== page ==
Help and Frequently Asked Questions

If you have any questions on how to send money to Pacific and the way that information is displayed on this site, you will find the answers in this section.

If for any reason you don't find the answer you require please contact us at info@sendmoneypacific.org and we will try to provide the information.

These questions and answers apply specifically to Australia. Whilst they will generally apply to most of the Pacific countries there may be some local differences that you should take into account.


Explanation of terms on the compare costs sections

About the methodology used on this site

This site provides a comparison between different money transfer organisations that send money from Australia, New Zealand and the United States of America to eight Pacific countries. The methodology that has been used is consistent with that used by the World Bank in its site http://remittanceprices.worldbank.org. The World Bank Remittance Prices website contains price comparisons that cover 365 money transfer routes, or ‘Corridors’ as the pairing between money transfer routes are termed. A robust methodology was developed for the World Bank site which has become the de facto standard for remittance price comparison sites around the world.

Data is collected by researchers, posing as customers and contacting individual firms within each corridor. Researchers in a number of countries worldwide collected data for each corridor on the same day, in order to control for fluctuations in exchange rates and other changes in fee structures.

  • Operator: data is collected for all the major service providers in each corridor, including both the primary Money Transfer Operator (MTO) and Banks active in the market. In some markets very few banks or MTOs operate. Companies surveyed within each market have been selected to cover the maximum remittance market share possible.
  • Amounts: Two amounts have been surveyed per corridor: $200 and $500. These sums have been chosen to reflect what is believed to be the average amount transferred and the most frequently transferred amount.
  • Transfer fees: This is the most visible cost and can differ significantly among different companies. This fee usually represents the charge the sender pays, and can vary depending on the amount sent. In some cases, there may be fees and taxes that are charged at the destination that have not been detected in this database.
  • Exchange Rate Fee: An important portion of the remittance cost is the exchange rate spread, which is not quoted in the transfer fee. The majority of remittance transactions are paid in local currencies, and, thus, an exchange operation is required. Money transfer operators and banks usually charge a currency conversion fee - a margin they add to their costs of foreign exchange. This is harder to compare with other money transfer providers.  In this database, where remittances are paid in US dollars, or where exchange rate information was not provided, this information may not be available. In these cases, the total costs might be higher than indicated in the database and an approximate (worst case) exchange rate has been substituted to emphasise this circumstance.
  • Speed of transfer: The website covers a variety of transfer methods including cash-to-cash and account-to-account transfers. The speed of transfer is noted for each product based on the information supplied by the operators.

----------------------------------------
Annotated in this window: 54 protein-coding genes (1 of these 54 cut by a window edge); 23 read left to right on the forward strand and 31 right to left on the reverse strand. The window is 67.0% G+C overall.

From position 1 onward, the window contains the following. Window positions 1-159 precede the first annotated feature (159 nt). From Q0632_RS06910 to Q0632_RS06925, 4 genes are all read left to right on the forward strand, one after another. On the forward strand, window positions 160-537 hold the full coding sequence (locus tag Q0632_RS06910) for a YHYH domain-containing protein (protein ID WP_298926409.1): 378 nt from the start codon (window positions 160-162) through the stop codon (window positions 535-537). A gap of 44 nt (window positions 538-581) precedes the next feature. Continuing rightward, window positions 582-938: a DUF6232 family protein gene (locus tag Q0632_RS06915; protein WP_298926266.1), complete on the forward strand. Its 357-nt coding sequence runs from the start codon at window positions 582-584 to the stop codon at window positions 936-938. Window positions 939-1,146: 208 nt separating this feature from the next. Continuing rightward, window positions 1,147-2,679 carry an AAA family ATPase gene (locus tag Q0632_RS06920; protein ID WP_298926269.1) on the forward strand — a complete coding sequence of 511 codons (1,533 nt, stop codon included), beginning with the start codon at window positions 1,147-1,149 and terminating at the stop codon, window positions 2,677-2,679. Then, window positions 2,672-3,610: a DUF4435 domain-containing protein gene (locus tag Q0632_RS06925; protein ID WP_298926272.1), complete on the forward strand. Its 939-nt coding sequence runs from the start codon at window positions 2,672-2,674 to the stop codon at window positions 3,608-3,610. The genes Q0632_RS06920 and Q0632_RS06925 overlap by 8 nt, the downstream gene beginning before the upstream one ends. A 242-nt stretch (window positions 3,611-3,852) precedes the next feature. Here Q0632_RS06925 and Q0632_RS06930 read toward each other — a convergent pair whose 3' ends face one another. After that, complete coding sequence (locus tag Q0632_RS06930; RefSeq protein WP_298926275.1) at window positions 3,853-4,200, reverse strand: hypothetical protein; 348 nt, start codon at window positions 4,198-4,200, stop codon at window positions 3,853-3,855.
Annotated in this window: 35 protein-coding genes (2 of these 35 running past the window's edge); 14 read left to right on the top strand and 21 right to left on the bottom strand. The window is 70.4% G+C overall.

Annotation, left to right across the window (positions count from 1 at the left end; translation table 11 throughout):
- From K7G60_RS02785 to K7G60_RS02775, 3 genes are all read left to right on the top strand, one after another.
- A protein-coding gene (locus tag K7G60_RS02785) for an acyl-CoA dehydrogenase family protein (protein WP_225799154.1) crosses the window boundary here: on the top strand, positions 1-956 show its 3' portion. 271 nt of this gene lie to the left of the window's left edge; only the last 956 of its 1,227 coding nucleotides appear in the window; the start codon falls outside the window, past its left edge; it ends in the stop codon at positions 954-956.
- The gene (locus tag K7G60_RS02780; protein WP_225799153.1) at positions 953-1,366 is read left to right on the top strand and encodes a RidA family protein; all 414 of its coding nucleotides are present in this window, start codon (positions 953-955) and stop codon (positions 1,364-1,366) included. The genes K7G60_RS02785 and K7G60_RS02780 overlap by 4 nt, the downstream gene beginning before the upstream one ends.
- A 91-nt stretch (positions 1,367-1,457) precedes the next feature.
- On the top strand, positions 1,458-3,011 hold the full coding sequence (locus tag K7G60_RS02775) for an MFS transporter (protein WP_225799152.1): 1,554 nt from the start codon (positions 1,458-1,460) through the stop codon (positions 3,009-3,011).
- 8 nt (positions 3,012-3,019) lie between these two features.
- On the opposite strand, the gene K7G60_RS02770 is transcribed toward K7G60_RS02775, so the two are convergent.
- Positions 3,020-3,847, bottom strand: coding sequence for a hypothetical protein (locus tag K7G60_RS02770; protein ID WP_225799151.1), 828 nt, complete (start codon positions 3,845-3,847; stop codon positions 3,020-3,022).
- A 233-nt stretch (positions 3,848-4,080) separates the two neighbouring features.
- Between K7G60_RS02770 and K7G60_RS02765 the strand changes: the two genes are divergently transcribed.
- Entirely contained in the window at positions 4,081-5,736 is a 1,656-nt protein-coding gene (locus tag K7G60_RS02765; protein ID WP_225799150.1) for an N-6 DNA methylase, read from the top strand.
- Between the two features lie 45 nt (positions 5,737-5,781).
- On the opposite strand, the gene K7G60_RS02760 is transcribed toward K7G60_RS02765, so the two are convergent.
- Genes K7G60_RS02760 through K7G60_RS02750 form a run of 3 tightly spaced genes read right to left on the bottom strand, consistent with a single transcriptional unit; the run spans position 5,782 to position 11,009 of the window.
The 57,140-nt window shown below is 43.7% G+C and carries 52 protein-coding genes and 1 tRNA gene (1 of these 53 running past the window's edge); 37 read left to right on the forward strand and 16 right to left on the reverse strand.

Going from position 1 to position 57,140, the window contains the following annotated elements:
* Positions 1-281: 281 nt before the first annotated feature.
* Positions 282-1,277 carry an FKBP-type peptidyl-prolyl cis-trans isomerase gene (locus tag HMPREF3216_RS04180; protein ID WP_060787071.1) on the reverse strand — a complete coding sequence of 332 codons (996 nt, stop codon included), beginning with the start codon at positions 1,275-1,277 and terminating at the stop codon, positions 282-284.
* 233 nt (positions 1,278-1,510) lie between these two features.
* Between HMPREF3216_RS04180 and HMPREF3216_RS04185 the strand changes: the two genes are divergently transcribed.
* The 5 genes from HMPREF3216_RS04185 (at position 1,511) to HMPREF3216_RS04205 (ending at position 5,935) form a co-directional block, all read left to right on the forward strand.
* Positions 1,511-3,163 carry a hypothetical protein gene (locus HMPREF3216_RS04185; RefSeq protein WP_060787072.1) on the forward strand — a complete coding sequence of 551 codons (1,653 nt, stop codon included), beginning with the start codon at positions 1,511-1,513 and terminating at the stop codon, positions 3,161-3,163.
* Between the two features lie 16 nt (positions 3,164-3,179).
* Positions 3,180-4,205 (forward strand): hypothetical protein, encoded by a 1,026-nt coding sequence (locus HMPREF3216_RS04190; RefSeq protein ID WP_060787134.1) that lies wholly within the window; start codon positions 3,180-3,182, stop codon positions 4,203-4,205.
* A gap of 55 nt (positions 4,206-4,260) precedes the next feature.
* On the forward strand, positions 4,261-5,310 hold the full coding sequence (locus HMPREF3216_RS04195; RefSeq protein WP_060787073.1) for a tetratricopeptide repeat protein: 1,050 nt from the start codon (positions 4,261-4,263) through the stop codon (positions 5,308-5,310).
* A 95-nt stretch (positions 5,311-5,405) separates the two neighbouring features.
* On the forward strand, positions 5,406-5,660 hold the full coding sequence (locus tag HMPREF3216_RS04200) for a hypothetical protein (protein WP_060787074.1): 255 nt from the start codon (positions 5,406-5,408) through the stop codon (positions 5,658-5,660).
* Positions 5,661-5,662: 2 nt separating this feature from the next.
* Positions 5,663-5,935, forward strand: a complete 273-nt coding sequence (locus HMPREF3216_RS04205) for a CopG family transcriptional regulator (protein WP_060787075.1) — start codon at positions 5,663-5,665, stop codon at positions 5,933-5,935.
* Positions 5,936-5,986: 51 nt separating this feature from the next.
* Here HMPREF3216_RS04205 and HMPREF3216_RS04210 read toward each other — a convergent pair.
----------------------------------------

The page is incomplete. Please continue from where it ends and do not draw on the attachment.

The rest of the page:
Explanation of the headings on each of the columns on the ‘compare costs’ tables.

The compare costs tables contain 9 columns. This section provides more information on information contained within each one.

  • Operator - the name of the organisation in the sending country that will transfer your money. The type of operator (e.g. bank or MTO) is also listed
  • Method of transfer - this describes how the money is ordered in the sending country. The Icon Legend below the comparison tables lists all of the featured method of transfers.
  • Fee (AUD) - This represents the fee paid by the sender only. It does not include any money paid by the receiver.
  • Total cost (AUD) - this represents the total amount, expressed in the sending currency, it will cost for the transaction. This includes the fee paid by the sender, any fees paid by receiver and the total cost of the foreign exchange in relation to the transaction. Note, there may be some other costs that are hidden and not covered in this survey, e.g. ATM costs, local delivery costs, etc. 
    Hover text over the total cost provides the sender with information on Exchange rate, Exchange rate margin and the date the data was collected for that operator.
  • Total cost (%)  - this represents the total amount (as a % of the send amount) the sender pays including fees and any foreign exchange cost. 
  • Location - this describes the place that you can go to or the method that you can use, in the sending country, to send your money. Where appropriate it describes whether the service is available nationwide or only in selected areas. It also advises if you can order the service on line.
  • Amount received - represents the amount that will be received by the person receiving the money, in their own currency, after taking into account all known costs.
  • Speed of transfer - shows the anticipated length of time between the sender giving the instructions and the money being available to be collected or credited to an account under normal circumstances. The times are given in the number of working days. The actual amount of time taken may vary depending on unforeseen circumstances. Times given on this website are subject to different time zones and the opening hours of the receiving location.
  • Network coverage - shows the extent of the operator's network in the receive country, e.g. whether money can be received in urban only, rural only, nationwide, major cities or the main city in the receive country.